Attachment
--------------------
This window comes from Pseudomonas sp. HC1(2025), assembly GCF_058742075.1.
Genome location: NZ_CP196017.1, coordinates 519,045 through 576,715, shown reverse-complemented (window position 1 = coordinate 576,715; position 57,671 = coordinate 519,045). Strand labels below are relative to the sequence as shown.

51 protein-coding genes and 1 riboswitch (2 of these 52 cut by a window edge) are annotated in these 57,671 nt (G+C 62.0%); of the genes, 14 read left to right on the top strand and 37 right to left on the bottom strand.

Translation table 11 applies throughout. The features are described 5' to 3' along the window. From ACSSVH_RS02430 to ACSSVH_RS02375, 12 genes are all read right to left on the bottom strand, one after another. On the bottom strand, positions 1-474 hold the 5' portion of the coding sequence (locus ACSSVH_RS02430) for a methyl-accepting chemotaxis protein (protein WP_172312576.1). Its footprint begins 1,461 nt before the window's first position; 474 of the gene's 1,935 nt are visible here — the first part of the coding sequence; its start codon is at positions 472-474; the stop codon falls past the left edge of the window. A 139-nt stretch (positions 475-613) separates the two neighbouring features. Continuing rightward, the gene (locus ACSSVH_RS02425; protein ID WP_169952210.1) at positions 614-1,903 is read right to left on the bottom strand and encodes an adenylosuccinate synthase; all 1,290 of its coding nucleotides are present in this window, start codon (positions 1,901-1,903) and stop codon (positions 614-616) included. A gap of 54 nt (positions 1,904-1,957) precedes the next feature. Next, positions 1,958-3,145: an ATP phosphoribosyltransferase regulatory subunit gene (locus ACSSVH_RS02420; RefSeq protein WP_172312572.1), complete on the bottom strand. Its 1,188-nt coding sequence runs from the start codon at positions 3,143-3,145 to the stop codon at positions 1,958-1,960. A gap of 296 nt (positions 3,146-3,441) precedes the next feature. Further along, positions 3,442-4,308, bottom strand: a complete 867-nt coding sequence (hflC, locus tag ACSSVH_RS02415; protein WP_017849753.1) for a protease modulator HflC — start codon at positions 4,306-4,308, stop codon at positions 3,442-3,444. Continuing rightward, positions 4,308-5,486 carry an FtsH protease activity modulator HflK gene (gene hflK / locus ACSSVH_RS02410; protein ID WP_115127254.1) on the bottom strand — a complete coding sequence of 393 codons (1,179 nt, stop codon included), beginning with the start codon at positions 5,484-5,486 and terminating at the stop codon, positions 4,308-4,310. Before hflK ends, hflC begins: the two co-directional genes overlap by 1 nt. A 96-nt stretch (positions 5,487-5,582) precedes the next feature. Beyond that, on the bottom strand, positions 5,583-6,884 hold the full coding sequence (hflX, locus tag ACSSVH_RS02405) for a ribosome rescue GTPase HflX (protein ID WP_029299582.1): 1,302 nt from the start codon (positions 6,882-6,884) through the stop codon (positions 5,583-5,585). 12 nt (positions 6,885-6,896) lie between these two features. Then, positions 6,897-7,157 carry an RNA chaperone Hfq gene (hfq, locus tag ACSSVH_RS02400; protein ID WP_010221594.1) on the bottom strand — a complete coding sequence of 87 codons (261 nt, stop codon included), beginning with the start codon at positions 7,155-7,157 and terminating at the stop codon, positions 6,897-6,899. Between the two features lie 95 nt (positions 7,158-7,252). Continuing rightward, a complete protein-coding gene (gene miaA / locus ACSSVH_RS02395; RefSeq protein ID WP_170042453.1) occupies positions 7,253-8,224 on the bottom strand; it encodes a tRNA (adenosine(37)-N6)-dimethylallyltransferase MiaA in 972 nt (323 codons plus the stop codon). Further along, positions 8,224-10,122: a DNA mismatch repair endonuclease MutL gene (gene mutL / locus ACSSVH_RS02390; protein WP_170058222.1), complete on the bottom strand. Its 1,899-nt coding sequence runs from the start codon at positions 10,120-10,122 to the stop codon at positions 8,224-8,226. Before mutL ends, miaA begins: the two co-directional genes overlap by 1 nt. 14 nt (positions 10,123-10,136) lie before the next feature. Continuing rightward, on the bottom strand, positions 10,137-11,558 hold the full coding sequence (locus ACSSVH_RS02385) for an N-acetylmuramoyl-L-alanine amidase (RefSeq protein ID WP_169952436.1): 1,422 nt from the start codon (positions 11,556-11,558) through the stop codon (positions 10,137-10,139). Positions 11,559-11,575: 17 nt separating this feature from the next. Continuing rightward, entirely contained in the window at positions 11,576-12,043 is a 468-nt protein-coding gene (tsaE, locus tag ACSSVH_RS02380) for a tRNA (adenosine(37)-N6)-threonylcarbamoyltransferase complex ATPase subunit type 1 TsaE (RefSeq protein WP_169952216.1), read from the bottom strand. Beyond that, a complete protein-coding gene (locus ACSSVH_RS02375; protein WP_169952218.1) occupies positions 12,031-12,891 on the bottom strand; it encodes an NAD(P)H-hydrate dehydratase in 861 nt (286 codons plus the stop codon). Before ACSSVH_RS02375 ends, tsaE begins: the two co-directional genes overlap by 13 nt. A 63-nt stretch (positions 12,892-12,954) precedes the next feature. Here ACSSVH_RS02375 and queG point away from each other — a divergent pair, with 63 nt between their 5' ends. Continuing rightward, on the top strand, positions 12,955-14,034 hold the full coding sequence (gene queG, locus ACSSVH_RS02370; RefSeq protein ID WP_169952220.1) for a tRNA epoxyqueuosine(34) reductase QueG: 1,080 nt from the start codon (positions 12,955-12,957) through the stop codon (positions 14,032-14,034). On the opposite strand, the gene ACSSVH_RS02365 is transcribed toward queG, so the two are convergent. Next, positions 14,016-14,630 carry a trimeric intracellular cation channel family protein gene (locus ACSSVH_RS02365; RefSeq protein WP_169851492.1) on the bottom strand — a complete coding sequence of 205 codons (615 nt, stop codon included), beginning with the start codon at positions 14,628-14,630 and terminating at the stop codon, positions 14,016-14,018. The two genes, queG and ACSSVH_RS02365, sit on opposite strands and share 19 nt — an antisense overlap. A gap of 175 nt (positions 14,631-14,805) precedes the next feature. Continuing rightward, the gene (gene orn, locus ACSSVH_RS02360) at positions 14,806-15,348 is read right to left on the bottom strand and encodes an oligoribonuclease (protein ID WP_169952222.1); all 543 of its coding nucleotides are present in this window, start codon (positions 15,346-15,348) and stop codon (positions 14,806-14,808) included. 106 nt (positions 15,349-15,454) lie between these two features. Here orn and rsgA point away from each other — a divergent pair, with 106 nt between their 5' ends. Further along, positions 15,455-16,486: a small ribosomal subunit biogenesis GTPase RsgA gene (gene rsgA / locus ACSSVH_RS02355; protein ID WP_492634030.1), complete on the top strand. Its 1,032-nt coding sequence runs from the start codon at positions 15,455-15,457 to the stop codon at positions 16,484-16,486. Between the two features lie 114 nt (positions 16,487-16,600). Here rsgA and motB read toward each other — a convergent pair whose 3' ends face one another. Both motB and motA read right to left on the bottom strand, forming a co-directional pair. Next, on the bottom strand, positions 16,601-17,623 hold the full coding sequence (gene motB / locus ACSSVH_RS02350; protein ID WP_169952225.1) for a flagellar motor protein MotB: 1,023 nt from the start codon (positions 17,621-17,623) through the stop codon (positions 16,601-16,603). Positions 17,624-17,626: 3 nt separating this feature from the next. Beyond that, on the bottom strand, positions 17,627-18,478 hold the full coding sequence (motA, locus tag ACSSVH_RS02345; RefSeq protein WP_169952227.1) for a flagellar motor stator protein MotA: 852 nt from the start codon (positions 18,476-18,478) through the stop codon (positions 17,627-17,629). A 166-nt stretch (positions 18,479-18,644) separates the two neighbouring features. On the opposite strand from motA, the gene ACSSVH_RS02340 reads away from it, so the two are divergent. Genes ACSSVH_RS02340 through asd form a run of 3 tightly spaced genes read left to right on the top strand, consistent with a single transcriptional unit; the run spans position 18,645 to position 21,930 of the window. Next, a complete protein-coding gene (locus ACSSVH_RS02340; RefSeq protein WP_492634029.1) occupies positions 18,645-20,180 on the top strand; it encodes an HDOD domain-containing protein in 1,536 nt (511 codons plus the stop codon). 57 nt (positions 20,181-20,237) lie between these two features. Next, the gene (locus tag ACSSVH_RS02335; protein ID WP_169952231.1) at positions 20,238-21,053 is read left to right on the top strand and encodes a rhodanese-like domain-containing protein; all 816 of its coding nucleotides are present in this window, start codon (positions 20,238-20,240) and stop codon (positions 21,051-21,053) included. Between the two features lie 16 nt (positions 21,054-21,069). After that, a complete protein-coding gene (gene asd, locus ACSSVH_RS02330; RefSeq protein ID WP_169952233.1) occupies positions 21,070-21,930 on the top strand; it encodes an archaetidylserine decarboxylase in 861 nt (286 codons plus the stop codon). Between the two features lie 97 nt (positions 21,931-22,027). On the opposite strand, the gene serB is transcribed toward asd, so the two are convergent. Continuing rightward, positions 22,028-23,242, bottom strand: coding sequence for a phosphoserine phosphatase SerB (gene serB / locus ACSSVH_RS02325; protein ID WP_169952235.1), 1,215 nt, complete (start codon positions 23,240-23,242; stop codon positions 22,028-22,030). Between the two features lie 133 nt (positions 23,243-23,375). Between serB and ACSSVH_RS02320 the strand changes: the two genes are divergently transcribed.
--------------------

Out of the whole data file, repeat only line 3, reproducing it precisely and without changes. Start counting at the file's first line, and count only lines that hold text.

51 protein-coding genes and 1 riboswitch (2 of these 52 cut by a window edge) are annotated in these 57,671 nt (G+C 62.0%); of the genes, 14 read left to right on the top strand and 37 right to left on the bottom strand.